People will always react against whats seen to be 'abnormal', arguments for it range from genetic survival instincts (at a most basic level - animals do it to a point as well afterall!) to just being an ass.

If me doing it on occassion makes people take a hard look at their idiotic ideas of gender roles are ridiculous, then awesome. Clothes are just clothes, they don't determine your measure as an individual and yet all this drama unless you're so good at it the average person can't tell.

As a minor aside, I still kinda find it funny I got accused of racism by a couple people for doing a humanoid FFX Ifrit way back when. A simple fact of life is no matter what you do or how you do it SOMEONE somewhere will have an issue with it, even if its utterly ridiculous.



Last edited by Junta (07 Jan 2013 - 10:49)
07 Jan 2013 - 10:5095604
I was reading up on this in psychology the other day; and yes, due to the culture and definition of what is socially acceptable, women can get away with crossplay whilst men unfortunately face a little turbulence... (I could go into a huge psychological rant here but will refrain from doing so...)

My views on crossplaying and crossdressing differ, but I don't want to go into that too much. Thing is, most female cosplayers (including myself) feel less vulnerable when in crossplay, and if guys want to show their appreciation for their favorite female characters by crossplaying them, hey, what's stopping them?!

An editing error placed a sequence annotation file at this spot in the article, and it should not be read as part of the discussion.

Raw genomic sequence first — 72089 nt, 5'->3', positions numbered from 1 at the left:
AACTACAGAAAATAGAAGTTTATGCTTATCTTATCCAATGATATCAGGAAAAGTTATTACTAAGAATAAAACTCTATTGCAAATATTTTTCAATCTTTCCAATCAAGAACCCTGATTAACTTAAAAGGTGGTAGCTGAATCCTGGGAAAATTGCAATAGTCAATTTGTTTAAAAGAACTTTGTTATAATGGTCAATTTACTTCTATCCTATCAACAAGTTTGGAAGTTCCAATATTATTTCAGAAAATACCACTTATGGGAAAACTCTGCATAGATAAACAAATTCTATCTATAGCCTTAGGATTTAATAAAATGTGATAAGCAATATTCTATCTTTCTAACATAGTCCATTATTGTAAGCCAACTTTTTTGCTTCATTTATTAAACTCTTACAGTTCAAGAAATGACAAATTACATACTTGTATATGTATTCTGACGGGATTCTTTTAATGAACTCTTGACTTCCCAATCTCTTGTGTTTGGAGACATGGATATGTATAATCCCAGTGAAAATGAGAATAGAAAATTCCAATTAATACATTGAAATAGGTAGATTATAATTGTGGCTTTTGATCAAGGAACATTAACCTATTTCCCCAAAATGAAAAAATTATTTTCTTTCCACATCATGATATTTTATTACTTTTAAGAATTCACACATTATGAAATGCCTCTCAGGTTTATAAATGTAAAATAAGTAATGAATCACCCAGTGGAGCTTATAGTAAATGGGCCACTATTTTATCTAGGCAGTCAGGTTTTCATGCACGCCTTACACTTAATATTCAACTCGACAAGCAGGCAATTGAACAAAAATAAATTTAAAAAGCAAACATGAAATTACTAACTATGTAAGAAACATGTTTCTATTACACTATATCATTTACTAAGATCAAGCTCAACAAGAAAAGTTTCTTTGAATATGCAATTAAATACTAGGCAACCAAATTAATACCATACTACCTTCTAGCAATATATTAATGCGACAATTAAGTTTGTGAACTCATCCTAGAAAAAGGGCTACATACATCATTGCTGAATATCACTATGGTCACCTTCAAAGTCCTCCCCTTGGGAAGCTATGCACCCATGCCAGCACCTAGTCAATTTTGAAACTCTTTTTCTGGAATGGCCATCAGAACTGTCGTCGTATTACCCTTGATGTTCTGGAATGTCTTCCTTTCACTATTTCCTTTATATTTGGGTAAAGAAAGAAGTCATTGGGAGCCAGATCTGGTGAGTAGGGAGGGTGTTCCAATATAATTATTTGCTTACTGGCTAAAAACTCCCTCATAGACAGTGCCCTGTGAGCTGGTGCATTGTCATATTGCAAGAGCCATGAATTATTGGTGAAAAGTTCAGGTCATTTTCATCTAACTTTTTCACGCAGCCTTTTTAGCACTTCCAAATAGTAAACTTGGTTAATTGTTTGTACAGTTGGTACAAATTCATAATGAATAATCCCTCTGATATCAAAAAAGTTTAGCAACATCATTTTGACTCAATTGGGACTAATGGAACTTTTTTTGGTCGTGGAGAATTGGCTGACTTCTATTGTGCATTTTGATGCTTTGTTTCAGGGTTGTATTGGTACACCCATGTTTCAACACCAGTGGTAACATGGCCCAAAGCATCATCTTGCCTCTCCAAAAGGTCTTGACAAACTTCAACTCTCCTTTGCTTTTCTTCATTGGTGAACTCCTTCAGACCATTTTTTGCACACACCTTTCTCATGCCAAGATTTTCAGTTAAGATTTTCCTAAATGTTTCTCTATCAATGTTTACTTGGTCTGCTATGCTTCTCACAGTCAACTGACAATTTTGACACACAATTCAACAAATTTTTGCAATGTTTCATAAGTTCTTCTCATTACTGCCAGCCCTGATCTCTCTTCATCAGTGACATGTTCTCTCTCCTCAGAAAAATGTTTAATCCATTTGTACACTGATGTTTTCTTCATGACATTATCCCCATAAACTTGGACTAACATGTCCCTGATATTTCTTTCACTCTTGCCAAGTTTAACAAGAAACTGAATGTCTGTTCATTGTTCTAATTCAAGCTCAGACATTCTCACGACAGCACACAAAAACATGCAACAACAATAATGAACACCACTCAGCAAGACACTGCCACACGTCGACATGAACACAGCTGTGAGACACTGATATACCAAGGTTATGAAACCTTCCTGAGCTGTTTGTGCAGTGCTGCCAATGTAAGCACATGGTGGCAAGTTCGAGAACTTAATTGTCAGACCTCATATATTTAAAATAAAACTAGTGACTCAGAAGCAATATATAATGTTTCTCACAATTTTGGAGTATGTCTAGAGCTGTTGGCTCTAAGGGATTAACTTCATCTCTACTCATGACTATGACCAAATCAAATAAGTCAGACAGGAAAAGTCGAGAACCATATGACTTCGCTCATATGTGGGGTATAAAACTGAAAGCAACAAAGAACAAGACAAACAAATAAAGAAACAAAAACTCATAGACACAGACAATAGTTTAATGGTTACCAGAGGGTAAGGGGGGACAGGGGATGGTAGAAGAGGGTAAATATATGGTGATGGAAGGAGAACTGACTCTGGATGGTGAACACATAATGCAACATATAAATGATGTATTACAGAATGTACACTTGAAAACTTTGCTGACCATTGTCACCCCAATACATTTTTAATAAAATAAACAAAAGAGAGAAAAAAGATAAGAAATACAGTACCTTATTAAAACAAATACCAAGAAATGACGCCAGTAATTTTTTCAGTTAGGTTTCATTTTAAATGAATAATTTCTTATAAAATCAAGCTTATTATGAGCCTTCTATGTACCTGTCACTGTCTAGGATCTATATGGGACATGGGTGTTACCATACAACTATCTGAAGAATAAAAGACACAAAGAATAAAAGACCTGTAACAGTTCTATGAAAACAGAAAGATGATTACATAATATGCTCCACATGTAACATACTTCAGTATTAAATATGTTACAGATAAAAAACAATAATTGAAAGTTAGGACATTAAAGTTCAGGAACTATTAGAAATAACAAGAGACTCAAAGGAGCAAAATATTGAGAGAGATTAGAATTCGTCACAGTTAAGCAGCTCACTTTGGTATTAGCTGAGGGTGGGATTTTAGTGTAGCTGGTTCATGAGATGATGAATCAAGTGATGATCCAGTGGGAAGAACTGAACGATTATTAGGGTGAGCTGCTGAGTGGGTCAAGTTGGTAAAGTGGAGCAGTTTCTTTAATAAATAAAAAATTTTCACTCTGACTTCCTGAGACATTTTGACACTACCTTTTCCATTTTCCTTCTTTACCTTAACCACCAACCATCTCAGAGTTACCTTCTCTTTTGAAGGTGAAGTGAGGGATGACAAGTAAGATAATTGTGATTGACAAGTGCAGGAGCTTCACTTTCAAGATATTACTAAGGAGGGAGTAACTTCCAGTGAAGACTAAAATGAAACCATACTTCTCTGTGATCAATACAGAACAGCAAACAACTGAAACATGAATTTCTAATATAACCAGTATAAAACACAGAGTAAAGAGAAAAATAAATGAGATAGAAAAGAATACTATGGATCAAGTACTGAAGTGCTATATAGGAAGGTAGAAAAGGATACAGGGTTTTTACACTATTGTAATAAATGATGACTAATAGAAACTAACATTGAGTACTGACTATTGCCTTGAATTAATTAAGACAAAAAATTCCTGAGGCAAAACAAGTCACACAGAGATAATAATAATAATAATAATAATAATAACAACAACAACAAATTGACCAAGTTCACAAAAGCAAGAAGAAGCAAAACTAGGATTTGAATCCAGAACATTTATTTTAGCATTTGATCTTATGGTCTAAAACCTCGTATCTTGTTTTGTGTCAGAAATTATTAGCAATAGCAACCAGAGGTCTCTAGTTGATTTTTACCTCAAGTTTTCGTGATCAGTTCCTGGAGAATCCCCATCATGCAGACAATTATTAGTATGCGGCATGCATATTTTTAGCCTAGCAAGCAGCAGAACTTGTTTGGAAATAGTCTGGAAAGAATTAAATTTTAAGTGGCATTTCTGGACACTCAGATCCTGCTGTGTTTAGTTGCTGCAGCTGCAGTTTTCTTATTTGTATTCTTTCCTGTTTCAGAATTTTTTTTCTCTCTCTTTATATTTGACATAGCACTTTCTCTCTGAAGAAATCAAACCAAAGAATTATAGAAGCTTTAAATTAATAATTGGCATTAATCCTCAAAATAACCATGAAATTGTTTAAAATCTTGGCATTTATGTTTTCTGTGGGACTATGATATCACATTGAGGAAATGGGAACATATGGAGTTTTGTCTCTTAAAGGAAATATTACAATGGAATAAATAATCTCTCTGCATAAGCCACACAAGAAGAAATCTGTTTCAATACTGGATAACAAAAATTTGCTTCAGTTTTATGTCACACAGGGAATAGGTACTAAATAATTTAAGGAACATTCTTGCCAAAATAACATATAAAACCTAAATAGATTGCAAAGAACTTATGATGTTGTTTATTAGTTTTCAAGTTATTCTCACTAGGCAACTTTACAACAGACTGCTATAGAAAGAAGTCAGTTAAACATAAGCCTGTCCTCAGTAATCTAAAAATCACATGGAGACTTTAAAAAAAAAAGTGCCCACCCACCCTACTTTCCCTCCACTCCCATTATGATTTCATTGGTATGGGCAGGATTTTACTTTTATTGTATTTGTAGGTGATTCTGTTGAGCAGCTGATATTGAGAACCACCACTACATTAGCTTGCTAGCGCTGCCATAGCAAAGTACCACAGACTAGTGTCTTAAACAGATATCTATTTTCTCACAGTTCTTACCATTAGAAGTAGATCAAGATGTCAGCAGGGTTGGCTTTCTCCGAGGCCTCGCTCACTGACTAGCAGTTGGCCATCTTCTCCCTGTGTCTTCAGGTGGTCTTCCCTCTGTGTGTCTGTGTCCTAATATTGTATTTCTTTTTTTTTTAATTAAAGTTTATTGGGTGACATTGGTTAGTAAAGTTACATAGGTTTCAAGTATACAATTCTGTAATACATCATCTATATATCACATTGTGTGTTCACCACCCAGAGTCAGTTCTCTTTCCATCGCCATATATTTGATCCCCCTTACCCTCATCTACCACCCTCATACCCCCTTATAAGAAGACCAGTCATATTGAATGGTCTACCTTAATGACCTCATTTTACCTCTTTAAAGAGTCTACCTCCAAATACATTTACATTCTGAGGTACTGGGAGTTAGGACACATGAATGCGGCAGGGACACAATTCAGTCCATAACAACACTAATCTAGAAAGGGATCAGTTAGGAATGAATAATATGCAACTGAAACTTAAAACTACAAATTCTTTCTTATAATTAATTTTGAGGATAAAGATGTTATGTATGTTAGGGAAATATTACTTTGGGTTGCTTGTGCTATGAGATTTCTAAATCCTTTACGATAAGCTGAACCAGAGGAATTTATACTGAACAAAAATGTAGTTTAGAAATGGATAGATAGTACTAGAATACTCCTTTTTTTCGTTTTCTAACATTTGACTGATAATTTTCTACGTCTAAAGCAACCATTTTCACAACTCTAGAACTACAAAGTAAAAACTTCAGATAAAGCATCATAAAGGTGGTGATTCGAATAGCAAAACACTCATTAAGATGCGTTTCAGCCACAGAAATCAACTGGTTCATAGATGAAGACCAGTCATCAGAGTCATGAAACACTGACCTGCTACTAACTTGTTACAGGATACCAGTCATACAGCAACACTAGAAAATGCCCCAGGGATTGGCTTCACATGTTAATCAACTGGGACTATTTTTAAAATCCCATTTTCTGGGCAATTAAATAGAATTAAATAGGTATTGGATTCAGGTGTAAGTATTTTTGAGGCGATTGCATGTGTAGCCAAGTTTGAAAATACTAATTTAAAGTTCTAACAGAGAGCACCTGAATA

07 Jan 2013 - 11:4195608
I think homophobia (whether conscious or not) is a big part of the hate. Look at the word "Trap" people use, and the implication of deceit and malice. I've also seen female con-goers hating on FTM cosplayers for "tricking" them.

There's also the fact that a lot of con-goers are youngsters still going through puberty. And that's a time when they are still working out their sexuality and identity, and where they fit into society. Crossplay can challenge this, and make them confused or uncomfortable.

You'd think fellow cosplayers would be more understanding of crossplayers given that we all can be treated like outsiders by the general public, but "othering" tends to trickle downwards, like bullying.

Quote Carmina:
2) Although the main aim of the feminist movement was to free women from being treated as second class citizens, it also gave them the chance to redefine their gender role. Since there was no similar movement for men they didn't real have the same universal push towards questioning gender roles. Moreover some of the backlash against feminism seemed to push for men to take on more traditionally masculine roles. This means those who trangress their male society-assigned gender role suffer stigma.


There shouldn't need to be a men's movement. A lot of the perceived discrimination the Mens Right's muppets point out, is really just the things needed to give women equality of opportunity. When women are truly equal, there will be no need for positive sexual discrimination, and gender roles should be less of an issue. Regular feminism* benefits us all (particularly us crossplayers ).

(*=as opposed to the man-hating parts of radical feminism)